Have you come to the point where you routinely say things like, “I hate people!”?
Once, your heart was overflowing with love and compassion. Now your heart feels pulverized and sickened from feeling too much pain for the defenseless.
You are an animal welfare worker or volunteer, or you are involved in dog rescue or cat rescue, or you are an animal rights activist, or perhaps you are a vegan—or just sensitive to and well-informed about the unnecessary suffering of animals.
You have a heart for the voiceless. The mindless cruelty that causes the hellish conditions of abused animals everywhere, in puppy mills and slaughter houses, leaves you shaking with shock and anger.
The sense of entitlement that allows people to torture and maim animals for profit or fun, or ruin their habitats, outrages you. The thoughtless ignorance that permits people to “forget” to take care of the lives depending on them bewilders you and leaves you in a state of disbelief. The irresponsibility that leads to the abandonment of domestic animals embitters you.
You started out advocating for the traumatized, and you suffered vicarious traumatization yourself. You understand that animals feel deeply. You made the connection. You developed Animal Consciousness. You are ready to consider that animals may not be “less than” people, but just different. You get to a point where you feel at odds with most of the world, and you can’t understand why others don’t see what you see.
And that’s when you begin to feel like a victim of suffering, too, like the animals. Once you find yourself in “the victim spot,” you feel helpless and despairing. From there, it’s a quick leap to anger and hatred—against the abusers. You may have fantasies of evening the score on behalf of suffering animals.
But take a deep breath.
It is wisely said, “Being angry and bitter is like drinking poison and hoping the other guy will die.” These feelings of anger, while normal and understandable, are toxic when they sit in us for too long. They need to be converted into either action or compassion—preferably compassionate action.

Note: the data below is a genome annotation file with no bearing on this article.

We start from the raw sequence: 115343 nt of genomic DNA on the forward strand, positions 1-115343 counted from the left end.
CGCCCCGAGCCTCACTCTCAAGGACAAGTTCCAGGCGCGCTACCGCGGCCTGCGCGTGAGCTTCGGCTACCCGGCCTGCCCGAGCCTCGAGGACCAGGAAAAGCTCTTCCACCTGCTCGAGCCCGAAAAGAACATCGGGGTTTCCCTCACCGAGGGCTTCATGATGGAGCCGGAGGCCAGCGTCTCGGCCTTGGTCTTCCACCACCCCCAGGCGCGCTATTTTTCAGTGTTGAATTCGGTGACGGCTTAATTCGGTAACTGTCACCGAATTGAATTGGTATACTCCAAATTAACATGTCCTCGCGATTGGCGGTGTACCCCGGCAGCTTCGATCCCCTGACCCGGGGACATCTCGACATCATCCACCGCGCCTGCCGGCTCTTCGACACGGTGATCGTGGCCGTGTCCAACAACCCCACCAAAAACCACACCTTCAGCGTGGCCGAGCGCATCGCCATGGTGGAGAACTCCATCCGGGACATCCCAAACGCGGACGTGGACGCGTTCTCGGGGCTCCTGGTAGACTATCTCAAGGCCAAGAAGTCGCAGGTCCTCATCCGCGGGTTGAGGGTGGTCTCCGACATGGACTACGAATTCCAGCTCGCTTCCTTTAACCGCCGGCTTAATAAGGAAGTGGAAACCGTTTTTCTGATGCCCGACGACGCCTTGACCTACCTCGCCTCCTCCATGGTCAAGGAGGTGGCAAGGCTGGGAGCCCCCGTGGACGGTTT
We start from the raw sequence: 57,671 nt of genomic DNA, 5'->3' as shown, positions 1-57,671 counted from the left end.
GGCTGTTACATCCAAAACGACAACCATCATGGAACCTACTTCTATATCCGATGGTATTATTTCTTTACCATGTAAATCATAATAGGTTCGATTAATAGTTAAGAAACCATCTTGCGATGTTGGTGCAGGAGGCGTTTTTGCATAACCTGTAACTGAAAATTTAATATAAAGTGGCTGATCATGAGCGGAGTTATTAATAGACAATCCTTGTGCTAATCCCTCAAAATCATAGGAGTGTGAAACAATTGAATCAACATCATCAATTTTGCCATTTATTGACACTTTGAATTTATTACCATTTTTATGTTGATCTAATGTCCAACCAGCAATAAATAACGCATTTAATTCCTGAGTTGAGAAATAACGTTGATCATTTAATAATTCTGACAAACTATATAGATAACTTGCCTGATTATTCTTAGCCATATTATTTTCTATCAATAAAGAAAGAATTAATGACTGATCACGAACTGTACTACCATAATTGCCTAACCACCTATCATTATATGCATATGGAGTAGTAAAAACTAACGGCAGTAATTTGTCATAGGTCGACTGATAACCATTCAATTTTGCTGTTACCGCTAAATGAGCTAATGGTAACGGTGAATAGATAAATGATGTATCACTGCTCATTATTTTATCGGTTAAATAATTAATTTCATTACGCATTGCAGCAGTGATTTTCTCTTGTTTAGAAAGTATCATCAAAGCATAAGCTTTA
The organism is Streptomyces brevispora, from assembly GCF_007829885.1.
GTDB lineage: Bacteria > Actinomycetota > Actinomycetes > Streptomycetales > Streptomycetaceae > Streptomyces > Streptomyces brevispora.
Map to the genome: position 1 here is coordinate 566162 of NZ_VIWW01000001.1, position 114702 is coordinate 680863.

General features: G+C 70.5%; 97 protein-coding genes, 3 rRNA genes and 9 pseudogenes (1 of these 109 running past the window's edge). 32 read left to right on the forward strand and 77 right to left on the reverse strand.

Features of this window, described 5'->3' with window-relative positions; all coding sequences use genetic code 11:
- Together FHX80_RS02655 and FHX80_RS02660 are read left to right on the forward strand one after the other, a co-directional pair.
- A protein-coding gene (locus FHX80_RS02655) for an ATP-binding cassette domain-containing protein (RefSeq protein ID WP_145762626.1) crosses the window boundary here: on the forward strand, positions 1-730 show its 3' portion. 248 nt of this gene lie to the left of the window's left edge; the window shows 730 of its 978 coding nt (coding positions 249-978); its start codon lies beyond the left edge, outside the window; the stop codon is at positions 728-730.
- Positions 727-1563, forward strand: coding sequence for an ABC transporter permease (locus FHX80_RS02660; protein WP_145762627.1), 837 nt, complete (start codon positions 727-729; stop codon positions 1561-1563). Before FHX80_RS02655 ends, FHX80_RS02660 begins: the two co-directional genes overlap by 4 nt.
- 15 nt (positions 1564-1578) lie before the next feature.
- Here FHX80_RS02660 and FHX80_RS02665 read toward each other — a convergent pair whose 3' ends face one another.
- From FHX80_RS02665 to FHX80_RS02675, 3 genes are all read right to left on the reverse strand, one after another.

Anger, it is true, can be a catalyst—but not when it eats us up.
Impotent anger makes us weak. Compassion makes us strong, because it gives us hope. We can be hopeful that we can educate enough people to make a difference. We can be hopeful that some people will change.
Can you remember a time when you had less Animal Consciousness than you do now? Was there a time when you, too, were less aware of animals’ pain than you are now?
We, who love animals, adopt them, connect to them and advocate for them, all of us, as individuals, started somewhere. We have grown in our understanding as we have become exposed to experiences and different ways of thinking. We all hope to grow ever more compassionate and more connected to animals as we go forward. It’s a continuous process of growth in understanding.
When we come from Judgment, we make mistaken assumptions. We assume that other people are evil, beyond hope, can never change.
But haven’t we changed?
Look at how much you have accomplished through love. It is love, and only love, that will change the world.
Instead of focusing on abusers, and on feeling helpless rage, make a subtle shift. Focus instead on animal advocates, and feel love for those people—and the goodness (sometimes dormant) in people in general. Why? Because you will feel better and have more energy to give to the work that is your heart.
Take time to be kind to yourself, and to enjoy the animals that share your life.
Recharge yourself, and stay in the vibration of love. That is how you will be able to educate others, and make a better world for the animals you love.